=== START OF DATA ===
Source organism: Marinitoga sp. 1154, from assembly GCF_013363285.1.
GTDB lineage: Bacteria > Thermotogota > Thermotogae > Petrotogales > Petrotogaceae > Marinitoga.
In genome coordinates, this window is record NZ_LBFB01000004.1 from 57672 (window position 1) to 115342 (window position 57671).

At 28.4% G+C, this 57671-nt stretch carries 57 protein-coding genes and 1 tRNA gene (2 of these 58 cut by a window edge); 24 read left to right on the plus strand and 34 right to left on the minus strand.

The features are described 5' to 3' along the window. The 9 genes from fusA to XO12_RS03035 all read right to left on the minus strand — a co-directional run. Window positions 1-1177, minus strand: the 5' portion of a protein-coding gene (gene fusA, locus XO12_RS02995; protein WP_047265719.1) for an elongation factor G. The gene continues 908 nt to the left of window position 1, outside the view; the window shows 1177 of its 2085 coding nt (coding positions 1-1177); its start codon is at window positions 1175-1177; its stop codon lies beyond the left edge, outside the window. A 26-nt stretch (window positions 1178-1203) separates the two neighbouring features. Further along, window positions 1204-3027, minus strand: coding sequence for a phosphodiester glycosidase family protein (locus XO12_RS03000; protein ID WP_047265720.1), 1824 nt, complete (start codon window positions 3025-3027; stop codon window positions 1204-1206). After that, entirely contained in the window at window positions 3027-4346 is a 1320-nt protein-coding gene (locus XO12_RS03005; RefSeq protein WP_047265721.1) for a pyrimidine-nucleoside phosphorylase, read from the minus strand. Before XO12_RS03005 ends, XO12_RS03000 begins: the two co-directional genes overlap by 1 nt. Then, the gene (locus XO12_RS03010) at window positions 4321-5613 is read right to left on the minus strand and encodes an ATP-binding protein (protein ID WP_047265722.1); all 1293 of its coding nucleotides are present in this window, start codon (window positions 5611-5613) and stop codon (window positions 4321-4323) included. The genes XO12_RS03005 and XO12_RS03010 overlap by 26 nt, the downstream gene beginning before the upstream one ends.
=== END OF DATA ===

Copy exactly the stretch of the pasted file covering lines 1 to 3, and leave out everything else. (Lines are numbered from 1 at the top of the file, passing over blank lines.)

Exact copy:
Source organism: Marinitoga sp. 1154, from assembly GCF_013363285.1.
GTDB lineage: Bacteria > Thermotogota > Thermotogae > Petrotogales > Petrotogaceae > Marinitoga.
In genome coordinates, this window is record NZ_LBFB01000004.1 from 57672 (window position 1) to 115342 (window position 57671).